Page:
Deafness is something that affects many humans and can have a real impact on quality of life, particularly if the person was not born deaf. Similarly, animals can also experience deafness – sometimes this can be on a temporary basis while other times it can be from birth.
Dogs can be born deaf if they have total congenital deafness. Of course, they will never know that they are not the same as other dogs with full hearing because they will never have experienced this. When puppies are born, it takes around ten days for them to start responding to sound. However, with puppies that are born deaf, there will be no sound for them to respond to.
Signs of Congenital Deafness
There are various signs that your dog may have been born deaf. As a puppy, response to sound should begin at around ten days following the birth. If there is no response to sound, then this could be a sign of congenital deafness. If you are getting your dog from a breeder as a puppy, this is something that the breeder should quickly recognize. You may also find that puppies that are born deaf tend to be rougher and more aggressive with the other puppies in the litter.
An obvious sign is that there will be no response to any sort of sound, whether it is your voice, squeaking from a toy, hand clapping, or any other sound. Sometimes, they can also sleep for longer than their siblings and may be less active. You may find that there are difficulties in waking the puppy up.
When he is awake, a puppy born with deafness may bark more than usual and may be more sensitive to touch. In some cases, the sound that comes from your dog when he barks may also be different as a result of the congenital deafness. These are some of the main signs that your dog may be born deaf.
When it comes to looking out for signs that your dog may be suffering from deafness from birth, there are a number of body language signs to look out for. You may find that he spends a lot of time being apathetic or sleeping. He may also appear startled if you wake him up from his sleep despite having been sleeping a long time.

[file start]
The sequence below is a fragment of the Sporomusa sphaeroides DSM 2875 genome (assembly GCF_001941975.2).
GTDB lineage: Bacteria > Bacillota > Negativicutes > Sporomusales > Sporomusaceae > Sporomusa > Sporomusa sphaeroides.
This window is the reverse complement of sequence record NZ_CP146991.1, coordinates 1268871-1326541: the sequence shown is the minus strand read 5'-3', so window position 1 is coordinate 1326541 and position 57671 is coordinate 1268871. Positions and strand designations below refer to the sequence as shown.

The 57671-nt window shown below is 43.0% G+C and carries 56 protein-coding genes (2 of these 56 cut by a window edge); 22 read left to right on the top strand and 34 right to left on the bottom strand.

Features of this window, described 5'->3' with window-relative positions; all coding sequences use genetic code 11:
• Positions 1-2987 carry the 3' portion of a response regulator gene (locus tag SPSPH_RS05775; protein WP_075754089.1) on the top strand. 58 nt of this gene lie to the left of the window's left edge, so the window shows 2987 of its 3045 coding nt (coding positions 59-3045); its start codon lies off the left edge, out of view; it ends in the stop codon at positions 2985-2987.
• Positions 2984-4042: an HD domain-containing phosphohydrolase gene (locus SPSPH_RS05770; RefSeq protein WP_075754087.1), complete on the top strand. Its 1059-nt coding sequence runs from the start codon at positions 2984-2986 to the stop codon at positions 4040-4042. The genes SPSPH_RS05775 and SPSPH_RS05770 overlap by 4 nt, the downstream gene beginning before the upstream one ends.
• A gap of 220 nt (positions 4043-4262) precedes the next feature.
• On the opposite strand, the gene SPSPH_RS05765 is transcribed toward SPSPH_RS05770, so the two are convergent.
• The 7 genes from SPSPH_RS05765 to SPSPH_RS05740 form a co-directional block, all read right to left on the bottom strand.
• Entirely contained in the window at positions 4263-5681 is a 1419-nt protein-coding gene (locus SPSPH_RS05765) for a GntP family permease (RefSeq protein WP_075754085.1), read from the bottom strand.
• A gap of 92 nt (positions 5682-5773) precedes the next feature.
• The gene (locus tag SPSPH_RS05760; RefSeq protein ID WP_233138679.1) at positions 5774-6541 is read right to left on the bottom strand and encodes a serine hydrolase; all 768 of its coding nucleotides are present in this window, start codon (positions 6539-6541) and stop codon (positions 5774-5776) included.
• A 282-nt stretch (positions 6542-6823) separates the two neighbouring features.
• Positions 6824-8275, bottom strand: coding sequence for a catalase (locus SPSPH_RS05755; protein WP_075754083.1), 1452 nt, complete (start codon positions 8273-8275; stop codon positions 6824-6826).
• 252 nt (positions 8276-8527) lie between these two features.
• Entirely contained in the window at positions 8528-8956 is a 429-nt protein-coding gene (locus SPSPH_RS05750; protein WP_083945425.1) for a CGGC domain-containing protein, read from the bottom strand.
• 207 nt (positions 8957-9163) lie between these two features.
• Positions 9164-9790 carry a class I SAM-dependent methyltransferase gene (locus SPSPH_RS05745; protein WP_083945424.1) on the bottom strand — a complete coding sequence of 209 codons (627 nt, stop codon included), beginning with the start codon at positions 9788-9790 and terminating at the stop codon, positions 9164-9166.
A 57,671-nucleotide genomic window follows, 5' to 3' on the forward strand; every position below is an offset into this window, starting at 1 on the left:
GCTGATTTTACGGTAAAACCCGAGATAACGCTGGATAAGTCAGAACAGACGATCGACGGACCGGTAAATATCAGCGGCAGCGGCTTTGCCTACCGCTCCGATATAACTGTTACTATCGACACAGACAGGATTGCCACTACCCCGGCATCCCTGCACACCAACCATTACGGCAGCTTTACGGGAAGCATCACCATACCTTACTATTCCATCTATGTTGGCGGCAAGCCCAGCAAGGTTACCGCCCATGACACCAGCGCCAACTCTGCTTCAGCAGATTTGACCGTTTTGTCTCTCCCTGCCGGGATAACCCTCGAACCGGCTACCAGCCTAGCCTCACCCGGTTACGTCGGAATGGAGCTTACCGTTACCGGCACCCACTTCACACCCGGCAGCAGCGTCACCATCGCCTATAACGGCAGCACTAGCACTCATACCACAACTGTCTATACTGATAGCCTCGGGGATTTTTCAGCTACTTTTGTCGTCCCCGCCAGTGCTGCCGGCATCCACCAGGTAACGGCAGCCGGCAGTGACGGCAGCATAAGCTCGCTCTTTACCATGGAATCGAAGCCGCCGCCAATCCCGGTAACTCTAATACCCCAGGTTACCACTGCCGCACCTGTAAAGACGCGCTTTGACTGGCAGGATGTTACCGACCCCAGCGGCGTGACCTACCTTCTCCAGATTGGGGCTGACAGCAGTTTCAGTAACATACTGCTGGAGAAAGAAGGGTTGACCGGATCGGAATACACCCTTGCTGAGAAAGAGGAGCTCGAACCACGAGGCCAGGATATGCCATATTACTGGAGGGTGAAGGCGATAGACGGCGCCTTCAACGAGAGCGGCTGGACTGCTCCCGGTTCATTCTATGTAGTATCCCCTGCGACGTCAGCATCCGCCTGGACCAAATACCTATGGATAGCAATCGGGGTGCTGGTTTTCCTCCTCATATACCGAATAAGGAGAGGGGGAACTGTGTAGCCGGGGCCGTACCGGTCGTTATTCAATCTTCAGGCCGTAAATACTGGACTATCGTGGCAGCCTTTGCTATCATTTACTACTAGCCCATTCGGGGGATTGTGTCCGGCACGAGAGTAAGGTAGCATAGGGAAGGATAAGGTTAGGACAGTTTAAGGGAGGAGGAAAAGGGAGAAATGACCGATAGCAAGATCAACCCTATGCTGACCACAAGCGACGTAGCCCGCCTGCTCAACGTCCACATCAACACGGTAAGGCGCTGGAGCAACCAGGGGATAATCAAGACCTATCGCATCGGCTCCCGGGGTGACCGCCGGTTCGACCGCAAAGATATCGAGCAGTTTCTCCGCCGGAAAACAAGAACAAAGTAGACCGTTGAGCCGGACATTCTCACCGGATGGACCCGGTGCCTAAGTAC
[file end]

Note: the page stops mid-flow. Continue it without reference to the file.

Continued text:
Your dog may also be jumpy if he is touched by you, but he cannot actually see you, and he may snap or growl when taken by surprise. This is because his deafness means that he cannot hear you or detect your presence, which means that any touch that is not within his field of vision will startle him. Another thing he may do is stare blankly ahead when you are talking to him from an area where he cannot see you.
You can look out for a range of other signs that can indicate that your dog has congenital deafness. If you call his name he won’t respond and if you make any other noises such as clapping, toys, or even if the doorbell rings, there will be no response. If you stand behind the dog and snap your fingers, you may also get no response.
The History of Deaf Dogs
Over the years, research has been carried out into congenital canine deafness and this has helped experts to discover that there are certain dog breeds that are more prone to this type of deafness at birth. It has also been discovered that dogs that are born deaf will make the most of their other senses in the same way that many humans do.